After a community-led cleanup of debris and hazardous waste, the East End Park is now a restored floodplain and riparian buffer with public art, picnic tables, river access, and connection to a river loop trail. The total cost of this redevelopment project exceeded $680,000 in funding provided through private donations, the Town of Woodstock, the State of Vermont, and the federal government.
TRORC has received $1,500,000 over the past decade from the EPA to perform petroleum and hazardous waste assessments.
TRORC works closely with Vermont Department of Environmental Conservation staff to promote redevelopment of brownfields properties, including enrolling properties in Vermont’s Brownfields Reuse and Environmental Liability Limitation Act (BRELLA) program. No one should ever buy a property with past commercial use without first doing a Phase 1 assessment, the minimum due diligence needed to avoid federal liability. Don’t let a Brownfields site continue to blight your community and take up valuable space! Contact Sarah Wraight at email@example.com to learn more about our program.
The former Tip Top Tire property in Wilder is getting a makeover! The apartment building will be completed this summer.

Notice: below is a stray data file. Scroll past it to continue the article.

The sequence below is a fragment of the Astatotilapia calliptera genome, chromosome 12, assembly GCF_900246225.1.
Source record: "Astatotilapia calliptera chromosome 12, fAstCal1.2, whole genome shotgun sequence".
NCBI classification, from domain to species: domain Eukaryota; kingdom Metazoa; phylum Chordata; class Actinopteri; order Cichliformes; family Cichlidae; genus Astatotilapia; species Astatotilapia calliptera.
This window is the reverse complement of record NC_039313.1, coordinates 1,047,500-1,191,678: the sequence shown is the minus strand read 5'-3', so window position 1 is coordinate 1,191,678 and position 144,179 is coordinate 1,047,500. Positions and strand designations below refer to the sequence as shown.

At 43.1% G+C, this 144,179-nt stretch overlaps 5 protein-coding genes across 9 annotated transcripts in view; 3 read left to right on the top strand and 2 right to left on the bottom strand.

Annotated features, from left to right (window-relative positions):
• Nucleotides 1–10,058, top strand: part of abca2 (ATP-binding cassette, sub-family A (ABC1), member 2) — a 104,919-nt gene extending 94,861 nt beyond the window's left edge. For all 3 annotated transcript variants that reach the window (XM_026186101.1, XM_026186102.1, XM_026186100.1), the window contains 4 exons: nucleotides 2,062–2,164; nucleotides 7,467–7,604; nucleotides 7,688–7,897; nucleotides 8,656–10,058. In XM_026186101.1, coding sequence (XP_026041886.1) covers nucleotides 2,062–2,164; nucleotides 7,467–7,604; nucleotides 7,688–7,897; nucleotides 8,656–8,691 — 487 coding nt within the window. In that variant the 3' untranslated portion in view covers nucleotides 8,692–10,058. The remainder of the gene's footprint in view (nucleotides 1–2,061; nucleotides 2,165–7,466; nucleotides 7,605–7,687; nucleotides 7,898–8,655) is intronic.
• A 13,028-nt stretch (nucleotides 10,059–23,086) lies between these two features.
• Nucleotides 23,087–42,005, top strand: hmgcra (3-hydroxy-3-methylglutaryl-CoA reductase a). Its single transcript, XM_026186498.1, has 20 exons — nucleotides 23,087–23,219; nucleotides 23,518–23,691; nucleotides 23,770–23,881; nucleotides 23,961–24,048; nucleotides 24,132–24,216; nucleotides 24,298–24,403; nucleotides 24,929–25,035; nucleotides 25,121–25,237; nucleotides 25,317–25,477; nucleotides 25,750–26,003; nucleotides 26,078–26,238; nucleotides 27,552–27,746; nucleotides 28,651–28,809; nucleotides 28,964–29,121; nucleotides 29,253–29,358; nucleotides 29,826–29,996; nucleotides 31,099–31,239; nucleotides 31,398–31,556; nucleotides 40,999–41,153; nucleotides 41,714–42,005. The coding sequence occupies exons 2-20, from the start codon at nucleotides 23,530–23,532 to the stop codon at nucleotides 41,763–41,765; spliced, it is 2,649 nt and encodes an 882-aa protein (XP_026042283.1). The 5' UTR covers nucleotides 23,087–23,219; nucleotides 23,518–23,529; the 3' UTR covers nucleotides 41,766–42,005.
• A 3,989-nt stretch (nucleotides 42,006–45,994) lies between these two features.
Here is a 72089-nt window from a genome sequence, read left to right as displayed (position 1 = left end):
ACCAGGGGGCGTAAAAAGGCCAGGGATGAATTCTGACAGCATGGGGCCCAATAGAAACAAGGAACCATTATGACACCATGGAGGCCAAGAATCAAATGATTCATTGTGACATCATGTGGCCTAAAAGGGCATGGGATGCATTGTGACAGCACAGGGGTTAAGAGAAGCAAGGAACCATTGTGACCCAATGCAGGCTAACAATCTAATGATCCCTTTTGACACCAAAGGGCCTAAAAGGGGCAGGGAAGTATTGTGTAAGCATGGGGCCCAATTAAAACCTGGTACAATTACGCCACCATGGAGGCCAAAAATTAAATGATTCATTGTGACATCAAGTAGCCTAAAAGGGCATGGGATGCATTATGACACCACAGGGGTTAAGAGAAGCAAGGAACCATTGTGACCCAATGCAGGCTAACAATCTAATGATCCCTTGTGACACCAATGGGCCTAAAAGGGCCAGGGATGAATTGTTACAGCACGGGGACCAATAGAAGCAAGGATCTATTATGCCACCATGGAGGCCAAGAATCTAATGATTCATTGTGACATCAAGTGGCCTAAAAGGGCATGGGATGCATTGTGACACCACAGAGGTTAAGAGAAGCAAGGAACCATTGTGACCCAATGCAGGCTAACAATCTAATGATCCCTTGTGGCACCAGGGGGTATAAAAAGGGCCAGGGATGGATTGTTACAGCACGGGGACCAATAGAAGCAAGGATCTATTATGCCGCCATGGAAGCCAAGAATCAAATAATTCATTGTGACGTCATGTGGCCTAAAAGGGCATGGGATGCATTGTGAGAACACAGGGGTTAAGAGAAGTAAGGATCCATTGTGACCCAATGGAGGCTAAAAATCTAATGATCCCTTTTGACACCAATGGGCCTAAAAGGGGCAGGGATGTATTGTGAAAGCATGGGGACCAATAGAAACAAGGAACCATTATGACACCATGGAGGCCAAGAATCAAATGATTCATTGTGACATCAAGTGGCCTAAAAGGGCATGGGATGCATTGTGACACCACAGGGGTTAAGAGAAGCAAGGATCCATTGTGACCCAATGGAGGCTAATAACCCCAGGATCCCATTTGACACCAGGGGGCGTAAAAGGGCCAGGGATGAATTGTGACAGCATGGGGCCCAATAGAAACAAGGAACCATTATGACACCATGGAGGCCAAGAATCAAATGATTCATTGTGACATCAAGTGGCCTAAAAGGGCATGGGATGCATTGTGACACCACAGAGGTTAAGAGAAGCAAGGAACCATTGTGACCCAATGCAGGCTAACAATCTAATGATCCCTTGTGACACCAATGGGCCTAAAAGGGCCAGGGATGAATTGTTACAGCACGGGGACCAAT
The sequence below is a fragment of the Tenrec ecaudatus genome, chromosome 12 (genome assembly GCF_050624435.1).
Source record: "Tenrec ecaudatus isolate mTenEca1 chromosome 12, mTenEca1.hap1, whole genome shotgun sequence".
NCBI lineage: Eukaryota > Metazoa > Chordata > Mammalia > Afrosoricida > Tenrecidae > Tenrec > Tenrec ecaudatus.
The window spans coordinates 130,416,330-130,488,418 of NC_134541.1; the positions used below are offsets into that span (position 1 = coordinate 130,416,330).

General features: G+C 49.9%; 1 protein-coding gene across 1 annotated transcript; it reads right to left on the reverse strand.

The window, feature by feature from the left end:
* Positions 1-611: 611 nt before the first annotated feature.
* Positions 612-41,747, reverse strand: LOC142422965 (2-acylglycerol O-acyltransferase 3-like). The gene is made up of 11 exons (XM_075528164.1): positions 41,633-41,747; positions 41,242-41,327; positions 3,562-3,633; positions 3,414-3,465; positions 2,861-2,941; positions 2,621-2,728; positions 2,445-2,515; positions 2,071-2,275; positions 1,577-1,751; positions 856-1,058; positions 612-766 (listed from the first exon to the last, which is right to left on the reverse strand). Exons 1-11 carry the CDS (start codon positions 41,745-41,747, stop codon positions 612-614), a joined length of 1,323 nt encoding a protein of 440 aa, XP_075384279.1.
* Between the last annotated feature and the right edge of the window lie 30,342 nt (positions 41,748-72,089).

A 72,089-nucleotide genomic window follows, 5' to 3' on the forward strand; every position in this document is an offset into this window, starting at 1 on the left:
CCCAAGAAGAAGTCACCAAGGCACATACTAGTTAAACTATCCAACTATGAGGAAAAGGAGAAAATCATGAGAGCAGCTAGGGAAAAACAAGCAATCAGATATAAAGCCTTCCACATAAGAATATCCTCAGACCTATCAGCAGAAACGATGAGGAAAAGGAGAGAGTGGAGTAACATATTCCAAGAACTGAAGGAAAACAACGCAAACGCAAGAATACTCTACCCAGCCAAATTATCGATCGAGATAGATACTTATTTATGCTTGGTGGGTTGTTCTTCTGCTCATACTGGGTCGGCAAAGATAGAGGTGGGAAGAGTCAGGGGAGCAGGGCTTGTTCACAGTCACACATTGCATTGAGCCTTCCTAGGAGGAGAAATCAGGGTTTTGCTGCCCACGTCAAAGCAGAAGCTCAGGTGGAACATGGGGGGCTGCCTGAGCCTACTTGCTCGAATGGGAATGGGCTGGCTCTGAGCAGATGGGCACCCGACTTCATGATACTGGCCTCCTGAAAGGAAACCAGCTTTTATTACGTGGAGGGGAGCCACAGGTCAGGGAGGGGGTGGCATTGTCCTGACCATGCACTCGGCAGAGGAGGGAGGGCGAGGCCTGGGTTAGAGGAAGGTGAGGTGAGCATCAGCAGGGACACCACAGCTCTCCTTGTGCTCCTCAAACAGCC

2021-2030 Farm to Plate Strategic Plan Published
In 2019, the Vermont State Legislature reauthorized the Vermont Sustainable Jobs Fund (VSJF) to create the Vermont Agriculture and Food System Strategic Plan 2021-2030. The Strategic Plan contains a vision for Vermont's food system in 2030, 15 strategic goals with 87 objectives, and 34 priority strategies (recommendations for action). It is based on a series of 54 food system product, market, and issue briefs highlighting current conditions, bottlenecks and gaps, opportunities, and recommendations. This iteration of the Strategic Plan updates the 2011 Strategic Plan. This work by the VSJF can be considered the most comprehensive food system analysis plans in the country.
TRORC Staff Person Tory Littlefield assisted with the Food Security brief due to her involvement in the Local Planning for Food Access: A Toolkit for Vermont’s Communities, the Upper Valley Hunger Council, and a food security workgroup with the Mt. Ascutney Prevention Partnership.
If your community is interested in incorporating food security and food access into local planning initiatives, please reach out to Tory Littlefield at firstname.lastname@example.org.
TRORC Towns Reimbursed for $339,000 of COVID-19 Expenses Through LGER Grant